Now she wondered why she hadn't asked Max about Flint when he'd offered her the job. Max had known them both well. He'd known how devastated she'd been when she'd had to break off the engagement and leave.
She guessed the reason she hadn't asked Max was that she didn't want him thinking she was still hung up on Flint Mauro. Because she wasn't. Flint had nothing to do with her life anymore. Nor she with his.
As she turned, she realized she still had his T-shirt in her hands. She walked over to her new wastebasket and dropped the shirt into it. Tomorrow she started her new life in Courage Bay. No regrets. No looking back. She wasn't the same young woman who'd left here, and she was bound and determined to prove it.
Flint Mauro stood on the stern of the boat he called home and stared out at the Pacific. A cool breeze stirred his thick black hair, lifting it gently from his forehead. He frowned as he took in the familiar horizon.
Do Whatever It Takes. That was his motto, wasn't it? Do Whatever It Takes. And that's what he did every day. Focusing on his job, his boat, his workouts. Not thinking about the past. The past was too painful. And yet it was there. A splinter just under his skin. On nights like tonight he could feel it pricking him, making him itch for something he'd once had—and had lost.
The flag on the bow flapped restlessly in the breeze coming off the sea. He closed his eyes, concentrating on the familiar scents of the ocean and the night. He'd bought the boat and moved aboard five years ago, the only place that he found any peace.
And yet sometimes he thought he smelled her perfume on the sea breeze. On those nights, he would swear that he heard her soft chuckle next to his ear, felt her pass by so close that her skin brushed against his, making him ache with a need that only she could fill. Unfortunately tonight was one of those nights.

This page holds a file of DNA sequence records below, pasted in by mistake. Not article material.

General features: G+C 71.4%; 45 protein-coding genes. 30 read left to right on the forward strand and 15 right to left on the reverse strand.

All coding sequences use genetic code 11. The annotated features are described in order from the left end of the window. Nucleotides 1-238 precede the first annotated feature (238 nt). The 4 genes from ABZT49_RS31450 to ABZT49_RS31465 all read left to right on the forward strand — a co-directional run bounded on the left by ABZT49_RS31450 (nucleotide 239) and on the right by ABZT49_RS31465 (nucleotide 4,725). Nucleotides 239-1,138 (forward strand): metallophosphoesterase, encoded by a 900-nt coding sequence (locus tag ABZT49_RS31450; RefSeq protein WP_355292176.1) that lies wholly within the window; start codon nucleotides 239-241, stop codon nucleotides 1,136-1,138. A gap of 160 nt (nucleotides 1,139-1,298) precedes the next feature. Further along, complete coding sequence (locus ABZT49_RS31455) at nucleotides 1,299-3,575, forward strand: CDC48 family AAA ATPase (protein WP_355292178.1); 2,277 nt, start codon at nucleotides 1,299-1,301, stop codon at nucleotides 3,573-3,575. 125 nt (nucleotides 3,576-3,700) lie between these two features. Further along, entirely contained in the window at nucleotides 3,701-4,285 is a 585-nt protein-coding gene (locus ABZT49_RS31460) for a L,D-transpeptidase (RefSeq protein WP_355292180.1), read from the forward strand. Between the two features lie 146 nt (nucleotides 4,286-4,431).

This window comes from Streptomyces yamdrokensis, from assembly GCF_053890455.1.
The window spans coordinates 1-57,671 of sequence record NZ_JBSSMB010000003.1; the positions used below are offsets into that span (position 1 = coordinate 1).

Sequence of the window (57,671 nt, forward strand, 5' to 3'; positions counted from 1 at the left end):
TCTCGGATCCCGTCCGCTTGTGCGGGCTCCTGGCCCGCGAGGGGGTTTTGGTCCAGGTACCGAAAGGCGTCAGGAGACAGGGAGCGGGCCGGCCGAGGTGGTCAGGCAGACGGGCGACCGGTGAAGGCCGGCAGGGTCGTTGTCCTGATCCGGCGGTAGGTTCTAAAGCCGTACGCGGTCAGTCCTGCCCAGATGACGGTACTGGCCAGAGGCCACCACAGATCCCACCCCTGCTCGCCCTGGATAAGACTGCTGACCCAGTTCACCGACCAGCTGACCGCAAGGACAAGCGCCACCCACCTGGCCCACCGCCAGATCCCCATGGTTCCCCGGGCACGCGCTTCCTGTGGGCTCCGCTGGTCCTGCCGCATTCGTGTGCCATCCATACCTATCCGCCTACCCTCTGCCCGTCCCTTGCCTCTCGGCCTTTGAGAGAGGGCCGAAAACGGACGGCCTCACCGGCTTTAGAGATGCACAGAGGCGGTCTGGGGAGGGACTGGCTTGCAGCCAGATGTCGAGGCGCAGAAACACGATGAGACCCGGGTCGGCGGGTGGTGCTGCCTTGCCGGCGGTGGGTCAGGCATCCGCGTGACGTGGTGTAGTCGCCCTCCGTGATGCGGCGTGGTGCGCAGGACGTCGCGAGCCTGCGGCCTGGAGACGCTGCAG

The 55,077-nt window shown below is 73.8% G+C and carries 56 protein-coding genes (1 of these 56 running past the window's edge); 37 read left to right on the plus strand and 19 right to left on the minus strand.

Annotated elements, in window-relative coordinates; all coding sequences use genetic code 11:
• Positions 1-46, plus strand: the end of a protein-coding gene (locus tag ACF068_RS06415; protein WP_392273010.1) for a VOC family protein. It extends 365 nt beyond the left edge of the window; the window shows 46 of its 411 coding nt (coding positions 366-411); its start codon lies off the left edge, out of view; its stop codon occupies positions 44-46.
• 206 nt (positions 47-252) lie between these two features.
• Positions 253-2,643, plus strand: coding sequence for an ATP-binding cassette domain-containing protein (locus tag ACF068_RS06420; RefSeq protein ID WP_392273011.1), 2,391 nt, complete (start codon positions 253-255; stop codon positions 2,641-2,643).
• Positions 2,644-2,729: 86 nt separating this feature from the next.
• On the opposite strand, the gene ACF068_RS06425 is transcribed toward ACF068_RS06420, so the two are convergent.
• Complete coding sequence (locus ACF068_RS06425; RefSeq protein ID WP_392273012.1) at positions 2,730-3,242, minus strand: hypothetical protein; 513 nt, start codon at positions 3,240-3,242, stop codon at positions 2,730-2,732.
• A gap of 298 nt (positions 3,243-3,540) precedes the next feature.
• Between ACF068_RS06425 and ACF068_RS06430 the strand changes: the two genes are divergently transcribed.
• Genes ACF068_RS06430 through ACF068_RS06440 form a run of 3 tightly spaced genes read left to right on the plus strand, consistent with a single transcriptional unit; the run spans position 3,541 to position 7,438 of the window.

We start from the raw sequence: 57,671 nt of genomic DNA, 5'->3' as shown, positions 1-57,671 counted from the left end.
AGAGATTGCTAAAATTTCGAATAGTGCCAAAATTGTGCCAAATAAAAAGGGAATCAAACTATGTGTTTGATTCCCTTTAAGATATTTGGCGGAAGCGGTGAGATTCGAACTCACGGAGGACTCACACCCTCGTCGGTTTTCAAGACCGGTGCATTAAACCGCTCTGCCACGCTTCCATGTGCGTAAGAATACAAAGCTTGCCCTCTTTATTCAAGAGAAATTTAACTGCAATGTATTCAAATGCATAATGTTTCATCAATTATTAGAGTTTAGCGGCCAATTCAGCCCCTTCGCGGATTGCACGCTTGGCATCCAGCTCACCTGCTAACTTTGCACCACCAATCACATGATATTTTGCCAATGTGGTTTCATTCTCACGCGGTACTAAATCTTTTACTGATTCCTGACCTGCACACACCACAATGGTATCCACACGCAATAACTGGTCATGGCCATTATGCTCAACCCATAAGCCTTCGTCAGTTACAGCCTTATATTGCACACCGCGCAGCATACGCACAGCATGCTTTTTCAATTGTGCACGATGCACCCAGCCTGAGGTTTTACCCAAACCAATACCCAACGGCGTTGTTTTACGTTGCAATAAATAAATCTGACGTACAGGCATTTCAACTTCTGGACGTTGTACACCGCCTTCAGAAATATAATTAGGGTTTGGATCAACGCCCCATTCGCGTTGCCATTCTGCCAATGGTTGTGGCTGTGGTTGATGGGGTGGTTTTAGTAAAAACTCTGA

Why was he thinking about Anna now? After all this time? He'd jumped right back into dating after she'd broken off their engagement.
"Get back on the horse before you forget how to ride," his friends had advised.
So he'd dated. A lot. But none of the women, no matter how pretty or sweet or capable, was Anna Carson.
"You can't replace cream with water," his boss, Police Chief Max Zirinsky, had said.
"If you're suggesting I was the one who threw out the cream, the cream being Anna, you're wrong. She's the one who broke up with me," Flint had told him. "And don't give me that look. It wasn't my fault."
Max had just shaken his head. "Someday you'll figure it out. I hope."
Max. Flint had a meeting with him first thing in the morning. He knew he wouldn't be able to sleep—not knowing what was waiting for him tomorrow morning at the office. There'd been a rumor going around at work that the chief was going to be making some changes. And just before Flint had left work today, Max had called him into his office.
He and Max had always been close. Not that they didn't disagree at times. Nor did Flint ever forget who was boss.
But when he'd followed Max into his office, Flint had been surprised that the chief had gone behind his desk and immediately begun to busy himself with some papers.
Max didn't look up. Nor did his voice convey any warmth, as if he'd been expecting an argument out of Flint.
"I'd like you at a meeting tomorrow morning. Seven a.m." Max continued sorting the paperwork on his desk.
"Seven a.m.?" Flint asked in surprise.
"Is that a problem?" Max finally looked up.
"No," Flint said quickly, wondering what he'd done that had put Max on edge. "Can't you tell me what this is about?"
"Seven a.m.," Max repeated. "We'll discuss it then."
Flint had wisely left without another word. He knew Max well enough not to argue. At least not all the time. Flint had learned to pick his battles.
Was he looking at a battle in the morning? He had a bad feeling he was. He stared out at the sea, surprised again that his thoughts drifted back to Anna. What was it about tonight? Whatever it was, he'd play hell getting a decent sleep this night.
Lorna Sinke opened a can of cat food and set it on the counter. As soon as she did, the cat jumped up and began eating with enthusiasm. A cat eating on the kitchen counter. Her mother must be rolling over in her grave, Lorna thought with a smile. There'd never been pets in this house. Not while Lorna's parents had been alive, and they'd both lived to their eighties.